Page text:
Set Your Mind on Things Above: Heavenly Living for Earthly Good (Colossians 3:1–16)
This call to reorientation means that we reshape our lives to think and do according to Jesus’ ethics in situations he never encountered. We cannot relive Jesus’ life. We must live our own lives for Jesus. We have to respond to questions in life for which Jesus does not give specific answers. For example, when Paul writes, “Set your minds on things above, not on the things that are on earth” (Col. 3:2), does this mean that prayer is preferable to painting a house? Does Christian progress consist of thinking less and less about our work and more and more about harps and angels and clouds?
Paul does not abandon us to raw speculation about these things. In Colossians 3:1–17, he makes it clear that “to set your minds on things that are above” (Col. 3:2) means expressing the priorities of God’s kingdom precisely in the midst of everyday earthly activities. In contrast, to set your mind on earthly things is to live by the values of the world system that sets itself up in opposition to God and his ways.
What does this putting to death “whatever belongs to your earthly nature” (Col. 3:5) look like in concrete daily life? It does not mean wearing a hair shirt or taking ice-cold baths for spiritual discipline. Paul has just said that “severe treatment of the body” does no good in stopping sin (Col. 2:23).
First, it does mean putting to death “fornication, impurity, passion, evil desire, and greed (which is idolatry)” (Col. 3:5). We are called to turn aside from sexual immorality (as if degraded sex could bring you an upgraded life) and greed (as if more stuff could bring more life). The assumption, of course, is that there is in fact a proper place for gratification of sexual desire (marriage between a man and a woman) and a proper degree for the gratification of material desire (that which results from trust in God, diligent labor, generosity toward neighbors, and thankfulness for God’s provision).
Second, Paul states, “You must get rid of all such things—anger, wrath, malice, slander, and abusive language from your mouth. Do not lie to one another, seeing that you have stripped off the old self with its practices and have clothed yourselves with the new self, which is being renewed in knowledge according to the image of its creator” (Col. 3:8–10). The words “to one another” indicate that Paul is speaking to the church, that is, to those who are believers in Christ. Does this mean it is permissible to continue to lie to others outside the church? No, for Paul is not talking about a change in behavior alone but a change in heart and mind. It is difficult to imagine that having taken on a “new self,” you could somehow put back on the old self when dealing with nonbelievers. Once you “get rid of all such things,” they are not meant to be brought back.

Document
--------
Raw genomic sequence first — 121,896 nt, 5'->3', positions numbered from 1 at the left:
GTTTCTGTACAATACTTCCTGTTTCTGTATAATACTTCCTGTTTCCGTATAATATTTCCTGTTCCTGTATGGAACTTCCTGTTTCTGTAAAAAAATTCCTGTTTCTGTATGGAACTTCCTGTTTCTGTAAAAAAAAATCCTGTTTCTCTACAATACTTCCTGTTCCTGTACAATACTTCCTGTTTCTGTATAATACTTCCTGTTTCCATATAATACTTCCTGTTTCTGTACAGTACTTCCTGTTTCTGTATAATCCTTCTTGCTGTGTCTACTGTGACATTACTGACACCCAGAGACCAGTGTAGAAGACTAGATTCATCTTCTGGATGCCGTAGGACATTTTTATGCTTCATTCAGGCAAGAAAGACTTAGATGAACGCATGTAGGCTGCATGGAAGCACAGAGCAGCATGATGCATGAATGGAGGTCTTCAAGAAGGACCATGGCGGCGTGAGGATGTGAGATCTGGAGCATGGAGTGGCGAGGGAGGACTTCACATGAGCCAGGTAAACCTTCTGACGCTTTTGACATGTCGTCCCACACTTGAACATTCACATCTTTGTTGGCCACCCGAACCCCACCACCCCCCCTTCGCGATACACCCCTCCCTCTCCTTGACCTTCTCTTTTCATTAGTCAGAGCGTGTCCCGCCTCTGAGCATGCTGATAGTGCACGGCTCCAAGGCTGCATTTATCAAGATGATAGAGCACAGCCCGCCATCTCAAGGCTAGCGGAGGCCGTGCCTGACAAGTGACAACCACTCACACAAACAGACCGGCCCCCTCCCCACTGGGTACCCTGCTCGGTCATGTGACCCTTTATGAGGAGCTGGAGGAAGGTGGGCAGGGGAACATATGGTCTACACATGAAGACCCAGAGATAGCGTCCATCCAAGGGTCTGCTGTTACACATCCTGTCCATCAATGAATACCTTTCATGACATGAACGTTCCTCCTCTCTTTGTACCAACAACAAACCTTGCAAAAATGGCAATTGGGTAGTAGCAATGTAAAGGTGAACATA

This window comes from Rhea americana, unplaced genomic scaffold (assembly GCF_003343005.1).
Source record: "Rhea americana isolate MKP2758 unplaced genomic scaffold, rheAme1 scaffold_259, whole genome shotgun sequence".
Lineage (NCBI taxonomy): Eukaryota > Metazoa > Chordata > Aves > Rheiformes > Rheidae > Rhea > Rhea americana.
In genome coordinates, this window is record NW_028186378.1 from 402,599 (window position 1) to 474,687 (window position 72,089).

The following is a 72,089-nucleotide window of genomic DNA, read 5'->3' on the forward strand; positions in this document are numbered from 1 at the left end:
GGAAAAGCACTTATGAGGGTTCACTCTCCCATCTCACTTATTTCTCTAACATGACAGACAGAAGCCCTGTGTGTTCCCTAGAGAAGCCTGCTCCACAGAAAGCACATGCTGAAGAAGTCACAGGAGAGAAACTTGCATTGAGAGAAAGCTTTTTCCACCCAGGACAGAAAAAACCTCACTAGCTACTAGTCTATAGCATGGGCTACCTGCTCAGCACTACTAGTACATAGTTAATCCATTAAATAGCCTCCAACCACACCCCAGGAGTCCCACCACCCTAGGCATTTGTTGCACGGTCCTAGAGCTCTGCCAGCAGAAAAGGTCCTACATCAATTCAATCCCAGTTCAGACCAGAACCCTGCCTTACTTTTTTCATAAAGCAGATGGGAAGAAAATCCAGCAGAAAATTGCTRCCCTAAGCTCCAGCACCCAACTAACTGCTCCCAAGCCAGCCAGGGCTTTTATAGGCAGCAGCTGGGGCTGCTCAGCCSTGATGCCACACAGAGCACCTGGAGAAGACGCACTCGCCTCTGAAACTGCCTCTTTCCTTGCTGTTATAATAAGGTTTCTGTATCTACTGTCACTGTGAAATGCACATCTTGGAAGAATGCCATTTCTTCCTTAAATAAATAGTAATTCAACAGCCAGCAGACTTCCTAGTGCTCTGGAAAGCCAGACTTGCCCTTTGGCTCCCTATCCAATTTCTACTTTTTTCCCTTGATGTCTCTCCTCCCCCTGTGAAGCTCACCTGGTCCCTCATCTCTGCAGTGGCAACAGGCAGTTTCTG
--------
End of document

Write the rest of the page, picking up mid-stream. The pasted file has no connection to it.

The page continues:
Of these vices, three are particularly relevant to the workplace: greed, anger, and lying. These three vices can appear within what would otherwise be legitimate business pursuits.
- Greed is the unbridled pursuit of wealth. It is proper and necessary for a business to make a profit or for a nonprofit organization to create added value. But if the desire for profit becomes boundless, compulsive, excessive, and narrowed to the quest for personal gain, then sin has taken hold.
- Anger can appear in conflict. It is necessary for conflict to be expressed, explored, and resolved in any workplace. But if conflict is not dealt with openly and fairly, it degenerates into unresolved anger, rage, and malicious intent, and sin has taken hold.
- Lying can result from promoting the company’s prospects or the product's benefits inaccurately. It is proper for every enterprise to have a vision for its products, services, and its organization that goes beyond what is presently in place. A sales brochure ought to describe the product in its highest, best use, along with warnings about the product’s limitations. A stock prospectus ought to describe what the company hopes to accomplish if it is successful, and also the risks the company may encounter along the way. If the desire to portray a product, service, company, or person in a visionary light crosses the line into deception (an unbalanced portrayal of risks vs. rewards, misdirection, or plain fabrication and lies), then sin once again reigns.